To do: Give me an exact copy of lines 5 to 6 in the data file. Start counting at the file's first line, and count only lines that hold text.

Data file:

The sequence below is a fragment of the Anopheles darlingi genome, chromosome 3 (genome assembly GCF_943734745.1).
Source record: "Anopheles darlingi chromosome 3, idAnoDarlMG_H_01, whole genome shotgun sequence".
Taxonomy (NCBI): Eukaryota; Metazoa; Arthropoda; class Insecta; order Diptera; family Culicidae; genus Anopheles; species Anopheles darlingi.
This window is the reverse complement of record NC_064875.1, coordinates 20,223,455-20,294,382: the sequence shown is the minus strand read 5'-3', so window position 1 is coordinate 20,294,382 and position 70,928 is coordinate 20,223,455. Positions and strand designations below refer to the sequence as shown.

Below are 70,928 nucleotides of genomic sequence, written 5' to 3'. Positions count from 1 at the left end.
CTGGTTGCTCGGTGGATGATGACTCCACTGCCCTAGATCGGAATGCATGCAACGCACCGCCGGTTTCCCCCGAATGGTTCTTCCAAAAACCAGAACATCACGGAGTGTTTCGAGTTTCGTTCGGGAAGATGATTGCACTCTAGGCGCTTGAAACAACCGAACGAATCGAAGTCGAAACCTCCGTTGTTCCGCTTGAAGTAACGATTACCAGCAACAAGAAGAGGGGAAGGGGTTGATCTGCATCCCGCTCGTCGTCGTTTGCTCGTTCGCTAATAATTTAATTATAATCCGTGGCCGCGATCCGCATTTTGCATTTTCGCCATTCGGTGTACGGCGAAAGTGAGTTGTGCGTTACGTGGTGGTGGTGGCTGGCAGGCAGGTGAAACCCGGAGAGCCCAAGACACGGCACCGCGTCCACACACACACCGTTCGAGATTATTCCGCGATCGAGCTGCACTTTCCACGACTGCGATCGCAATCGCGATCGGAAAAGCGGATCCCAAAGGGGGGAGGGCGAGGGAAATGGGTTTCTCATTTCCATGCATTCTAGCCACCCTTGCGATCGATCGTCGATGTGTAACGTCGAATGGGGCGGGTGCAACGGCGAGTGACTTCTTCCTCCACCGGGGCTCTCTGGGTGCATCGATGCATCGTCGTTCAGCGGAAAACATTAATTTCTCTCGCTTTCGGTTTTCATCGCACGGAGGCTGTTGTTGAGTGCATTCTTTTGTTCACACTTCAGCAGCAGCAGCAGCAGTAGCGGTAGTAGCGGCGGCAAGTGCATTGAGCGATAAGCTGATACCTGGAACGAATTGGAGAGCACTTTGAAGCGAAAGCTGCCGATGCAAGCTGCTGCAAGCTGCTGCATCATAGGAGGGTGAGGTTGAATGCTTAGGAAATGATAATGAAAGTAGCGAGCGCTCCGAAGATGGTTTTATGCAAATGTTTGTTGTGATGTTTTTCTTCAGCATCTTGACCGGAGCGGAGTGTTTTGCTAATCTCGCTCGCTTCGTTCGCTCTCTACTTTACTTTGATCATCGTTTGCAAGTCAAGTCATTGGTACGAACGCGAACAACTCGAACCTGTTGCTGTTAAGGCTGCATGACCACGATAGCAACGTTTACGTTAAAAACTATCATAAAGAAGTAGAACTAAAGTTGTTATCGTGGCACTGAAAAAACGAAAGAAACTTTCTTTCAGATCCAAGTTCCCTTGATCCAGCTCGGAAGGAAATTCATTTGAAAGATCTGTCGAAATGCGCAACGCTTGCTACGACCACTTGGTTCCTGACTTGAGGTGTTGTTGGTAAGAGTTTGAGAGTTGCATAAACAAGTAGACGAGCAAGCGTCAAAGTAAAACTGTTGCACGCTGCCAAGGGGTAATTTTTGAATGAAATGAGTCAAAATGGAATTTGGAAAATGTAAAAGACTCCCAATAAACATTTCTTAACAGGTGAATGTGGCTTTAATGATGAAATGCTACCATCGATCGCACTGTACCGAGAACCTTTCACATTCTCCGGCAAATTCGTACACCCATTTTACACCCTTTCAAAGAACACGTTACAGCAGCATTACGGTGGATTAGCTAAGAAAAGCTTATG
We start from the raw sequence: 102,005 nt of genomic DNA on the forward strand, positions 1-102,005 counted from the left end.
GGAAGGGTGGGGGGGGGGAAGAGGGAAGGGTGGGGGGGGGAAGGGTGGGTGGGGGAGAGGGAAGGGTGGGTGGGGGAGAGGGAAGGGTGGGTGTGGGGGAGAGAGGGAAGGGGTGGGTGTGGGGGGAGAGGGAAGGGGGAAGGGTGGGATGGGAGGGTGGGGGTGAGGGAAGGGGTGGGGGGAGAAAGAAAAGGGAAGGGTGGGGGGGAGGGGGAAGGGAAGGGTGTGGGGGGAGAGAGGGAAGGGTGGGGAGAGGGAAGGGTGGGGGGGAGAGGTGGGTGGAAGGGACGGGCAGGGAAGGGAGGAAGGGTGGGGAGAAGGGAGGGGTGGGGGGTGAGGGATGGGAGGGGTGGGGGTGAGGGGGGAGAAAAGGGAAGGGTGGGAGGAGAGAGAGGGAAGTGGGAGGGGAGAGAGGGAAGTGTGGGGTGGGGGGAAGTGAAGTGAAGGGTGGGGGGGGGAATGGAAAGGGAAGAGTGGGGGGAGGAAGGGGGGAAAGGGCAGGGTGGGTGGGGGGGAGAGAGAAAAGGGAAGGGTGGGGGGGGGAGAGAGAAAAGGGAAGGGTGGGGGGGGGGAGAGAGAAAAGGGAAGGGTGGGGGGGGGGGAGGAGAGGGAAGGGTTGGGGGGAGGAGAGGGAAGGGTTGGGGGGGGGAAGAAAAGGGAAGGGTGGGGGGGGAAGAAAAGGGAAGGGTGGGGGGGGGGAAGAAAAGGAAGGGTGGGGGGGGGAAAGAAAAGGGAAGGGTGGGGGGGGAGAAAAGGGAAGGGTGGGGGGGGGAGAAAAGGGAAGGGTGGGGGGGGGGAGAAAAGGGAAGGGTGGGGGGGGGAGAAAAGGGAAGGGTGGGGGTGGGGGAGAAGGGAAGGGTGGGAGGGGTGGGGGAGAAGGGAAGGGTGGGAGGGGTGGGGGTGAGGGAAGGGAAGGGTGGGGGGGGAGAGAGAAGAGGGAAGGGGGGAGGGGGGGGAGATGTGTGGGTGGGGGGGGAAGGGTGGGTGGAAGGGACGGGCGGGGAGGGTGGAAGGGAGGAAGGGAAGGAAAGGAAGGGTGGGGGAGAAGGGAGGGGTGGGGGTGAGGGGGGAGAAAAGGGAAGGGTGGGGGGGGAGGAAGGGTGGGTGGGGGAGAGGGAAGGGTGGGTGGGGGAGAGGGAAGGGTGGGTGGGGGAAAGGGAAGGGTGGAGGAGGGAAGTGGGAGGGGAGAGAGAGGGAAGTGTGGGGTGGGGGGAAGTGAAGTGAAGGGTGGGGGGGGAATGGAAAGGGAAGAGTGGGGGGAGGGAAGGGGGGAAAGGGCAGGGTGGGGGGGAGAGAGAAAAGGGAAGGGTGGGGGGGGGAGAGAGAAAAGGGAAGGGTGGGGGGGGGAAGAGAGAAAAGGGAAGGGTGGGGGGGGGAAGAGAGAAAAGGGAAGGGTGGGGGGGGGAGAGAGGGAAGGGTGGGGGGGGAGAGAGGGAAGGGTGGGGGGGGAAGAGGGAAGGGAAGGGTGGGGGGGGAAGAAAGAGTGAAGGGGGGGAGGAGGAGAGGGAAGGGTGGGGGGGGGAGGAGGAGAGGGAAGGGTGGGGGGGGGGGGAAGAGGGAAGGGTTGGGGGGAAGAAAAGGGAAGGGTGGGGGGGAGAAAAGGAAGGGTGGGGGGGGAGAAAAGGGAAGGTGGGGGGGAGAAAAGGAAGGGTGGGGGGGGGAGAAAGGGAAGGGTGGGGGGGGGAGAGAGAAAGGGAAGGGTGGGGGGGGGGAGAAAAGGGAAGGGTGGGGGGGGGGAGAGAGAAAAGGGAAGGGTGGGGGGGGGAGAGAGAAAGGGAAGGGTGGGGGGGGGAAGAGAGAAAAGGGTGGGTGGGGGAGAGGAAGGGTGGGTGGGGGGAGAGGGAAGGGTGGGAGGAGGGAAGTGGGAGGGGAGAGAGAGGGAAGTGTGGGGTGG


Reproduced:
Below are 70,928 nucleotides of genomic sequence, written 5' to 3'. Positions count from 1 at the left end.
CTGGTTGCTCGGTGGATGATGACTCCACTGCCCTAGATCGGAATGCATGCAACGCACCGCCGGTTTCCCCCGAATGGTTCTTCCAAAAACCAGAACATCACGGAGTGTTTCGAGTTTCGTTCGGGAAGATGATTGCACTCTAGGCGCTTGAAACAACCGAACGAATCGAAGTCGAAACCTCCGTTGTTCCGCTTGAAGTAACGATTACCAGCAACAAGAAGAGGGGAAGGGGTTGATCTGCATCCCGCTCGTCGTCGTTTGCTCGTTCGCTAATAATTTAATTATAATCCGTGGCCGCGATCCGCATTTTGCATTTTCGCCATTCGGTGTACGGCGAAAGTGAGTTGTGCGTTACGTGGTGGTGGTGGCTGGCAGGCAGGTGAAACCCGGAGAGCCCAAGACACGGCACCGCGTCCACACACACACCGTTCGAGATTATTCCGCGATCGAGCTGCACTTTCCACGACTGCGATCGCAATCGCGATCGGAAAAGCGGATCCCAAAGGGGGGAGGGCGAGGGAAATGGGTTTCTCATTTCCATGCATTCTAGCCACCCTTGCGATCGATCGTCGATGTGTAACGTCGAATGGGGCGGGTGCAACGGCGAGTGACTTCTTCCTCCACCGGGGCTCTCTGGGTGCATCGATGCATCGTCGTTCAGCGGAAAACATTAATTTCTCTCGCTTTCGGTTTTCATCGCACGGAGGCTGTTGTTGAGTGCATTCTTTTGTTCACACTTCAGCAGCAGCAGCAGCAGTAGCGGTAGTAGCGGCGGCAAGTGCATTGAGCGATAAGCTGATACCTGGAACGAATTGGAGAGCACTTTGAAGCGAAAGCTGCCGATGCAAGCTGCTGCAAGCTGCTGCATCATAGGAGGGTGAGGTTGAATGCTTAGGAAATGATAATGAAAGTAGCGAGCGCTCCGAAGATGGTTTTATGCAAATGTTTGTTGTGATGTTTTTCTTCAGCATCTTGACCGGAGCGGAGTGTTTTGCTAATCTCGCTCGCTTCGTTCGCTCTCTACTTTACTTTGATCATCGTTTGCAAGTCAAGTCATTGGTACGAACGCGAACAACTCGAACCTGTTGCTGTTAAGGCTGCATGACCACGATAGCAACGTTTACGTTAAAAACTATCATAAAGAAGTAGAACTAAAGTTGTTATCGTGGCACTGAAAAAACGAAAGAAACTTTCTTTCAGATCCAAGTTCCCTTGATCCAGCTCGGAAGGAAATTCATTTGAAAGATCTGTCGAAATGCGCAACGCTTGCTACGACCACTTGGTTCCTGACTTGAGGTGTTGTTGGTAAGAGTTTGAGAGTTGCATAAACAAGTAGACGAGCAAGCGTCAAAGTAAAACTGTTGCACGCTGCCAAGGGGTAATTTTTGAATGAAATGAGTCAAAATGGAATTTGGAAAATGTAAAAGACTCCCAATAAACATTTCTTAACAGGTGAATGTGGCTTTAATGATGAAATGCTACCATCGATCGCACTGTACCGAGAACCTTTCACATTCTCCGGCAAATTCGTACACCCATTTTACACCCTTTCAAAGAACACGTTACAGCAGCATTACGGTGGATTAGCTAAGAAAAGCTTATG